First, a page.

Applied Superconductivity Center Research
The Applied Superconductivity Center focuses its research in the areas listed below. Click on the topic links for more details, or read up on some of the recent research in these areas highlighted below.
BSCCO, the leading high temperature superconductor with Tc of 110K, has been demonstrated to be the most technically viable present materials for superconducting application to electric power transmission lines, fault current limiters, transformers, electromagnets and motors.
We address the key underlying scientific and engineering issues of YBa2Cu3O7-x Coated Conductors (CCs). We characterize forefront samples using magneto-optical imaging, SEM, and Jc(H) measurements for the purpose of understanding and resolving key performance issues. Areas of concentration for us include substrates, buffer layers, the superconducting over layer and their complex interactions. CCs are polycrystalline by nature, consisting of multiple GBs and intragrain regions, and we also seek to understand the consequences of this granularity.
Our underlying goal is to understand "real" grain boundaries (GBs) of high Tc superconductors in all their multi-scale complexity. This requires a forefront, mix of sample design and fabrication, film growth, superconducting property characterization, nanoscale microstructure and electronic structure determination, methods to modify GB properties and theory that takes full account of the complex materials science of these materials.
Low Temperature Superconductivity (LTS) typically refers to the Nb-based alloy (most commonly Nb-47wt.%Ti) and A15 (Nb3Sn and Nb3Al) superconductors in use prior to the discovery of "high temperature" oxide superconductors in 1986. "Temperature" here refers to the temperature below which the superconductor must be cooled in order for it to become superconducting. For LTS superconductors that temperature is usually well below 20 K (-253 °C).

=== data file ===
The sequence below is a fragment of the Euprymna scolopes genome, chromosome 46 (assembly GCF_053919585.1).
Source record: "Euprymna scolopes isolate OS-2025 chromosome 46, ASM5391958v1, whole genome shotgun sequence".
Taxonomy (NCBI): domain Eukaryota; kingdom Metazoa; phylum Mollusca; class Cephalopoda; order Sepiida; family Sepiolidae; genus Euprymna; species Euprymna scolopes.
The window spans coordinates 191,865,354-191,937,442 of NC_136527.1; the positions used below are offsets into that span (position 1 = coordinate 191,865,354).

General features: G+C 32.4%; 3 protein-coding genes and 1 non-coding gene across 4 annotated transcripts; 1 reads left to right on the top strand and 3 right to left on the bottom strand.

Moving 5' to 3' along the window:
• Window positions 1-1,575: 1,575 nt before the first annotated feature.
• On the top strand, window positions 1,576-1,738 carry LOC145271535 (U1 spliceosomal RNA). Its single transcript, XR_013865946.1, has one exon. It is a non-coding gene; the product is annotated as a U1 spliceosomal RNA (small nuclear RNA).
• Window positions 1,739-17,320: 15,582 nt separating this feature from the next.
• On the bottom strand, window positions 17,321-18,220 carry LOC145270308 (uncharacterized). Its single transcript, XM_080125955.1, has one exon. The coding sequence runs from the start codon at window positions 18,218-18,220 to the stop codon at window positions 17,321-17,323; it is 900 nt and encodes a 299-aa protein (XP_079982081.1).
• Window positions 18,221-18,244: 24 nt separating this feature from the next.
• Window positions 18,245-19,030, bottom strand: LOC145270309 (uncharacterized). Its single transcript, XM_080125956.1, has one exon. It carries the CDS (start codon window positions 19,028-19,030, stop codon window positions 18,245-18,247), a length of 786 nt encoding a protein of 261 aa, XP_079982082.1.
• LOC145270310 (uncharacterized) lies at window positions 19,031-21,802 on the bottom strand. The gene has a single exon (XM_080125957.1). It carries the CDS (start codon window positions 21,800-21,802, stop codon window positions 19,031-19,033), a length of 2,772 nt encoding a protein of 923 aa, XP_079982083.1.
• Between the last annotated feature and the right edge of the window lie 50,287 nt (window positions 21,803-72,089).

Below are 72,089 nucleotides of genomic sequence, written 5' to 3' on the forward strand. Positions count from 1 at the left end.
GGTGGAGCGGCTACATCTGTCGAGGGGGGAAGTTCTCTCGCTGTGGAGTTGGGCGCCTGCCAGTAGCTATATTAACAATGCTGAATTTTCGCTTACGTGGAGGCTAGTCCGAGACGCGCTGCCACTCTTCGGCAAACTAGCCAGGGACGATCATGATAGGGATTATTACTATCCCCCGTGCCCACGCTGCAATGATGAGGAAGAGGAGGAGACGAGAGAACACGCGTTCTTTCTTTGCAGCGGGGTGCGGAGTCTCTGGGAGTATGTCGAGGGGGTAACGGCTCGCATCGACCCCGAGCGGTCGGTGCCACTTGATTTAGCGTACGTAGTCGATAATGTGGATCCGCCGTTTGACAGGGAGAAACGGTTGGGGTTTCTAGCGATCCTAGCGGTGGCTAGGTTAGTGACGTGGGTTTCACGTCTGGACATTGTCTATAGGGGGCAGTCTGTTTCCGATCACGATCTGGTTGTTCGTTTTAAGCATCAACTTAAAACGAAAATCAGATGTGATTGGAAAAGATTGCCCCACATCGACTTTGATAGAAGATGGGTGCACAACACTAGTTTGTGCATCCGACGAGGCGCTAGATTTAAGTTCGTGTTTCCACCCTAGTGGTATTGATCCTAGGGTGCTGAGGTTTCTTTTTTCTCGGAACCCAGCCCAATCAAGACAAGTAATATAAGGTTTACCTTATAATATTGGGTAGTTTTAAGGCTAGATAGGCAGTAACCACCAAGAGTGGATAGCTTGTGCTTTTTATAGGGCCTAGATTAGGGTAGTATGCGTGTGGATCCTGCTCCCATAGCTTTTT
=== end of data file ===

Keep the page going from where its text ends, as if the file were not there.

In January 2001, a totally new superconductor was discovered, with a surprising critical temperature of 39 K - MgB2. This discovery stimulated a global flurry of work seeking higher Tc and uncovering the basic physics. Although so far higher Tc has not been found, we now know that MgB2 is akin to other LTS intermetallics, with high Tc coming from the exceptionally high vibrational energies in the graphite-like boron planes. Thus, MgB2 appears to obey conventional models of superconductivity, and this more simple view (as compared to HTS) opens up a wide range of practical opportunities.
A coordinated, multi-institutional research proposal that addresses the key underlying scientific and engineering issues of Generation II Coated Conductors based on YBa2Cu3Ox (or alternatives such as YBa2Cu4O8, Tl2Ba2CaCu3Ox, or HgBa2CaCu2Ox) superconductor is described. The research is funded by the Air Force Office of Scientific Research / Multidisciplinary Research Program (AFOSR MURI).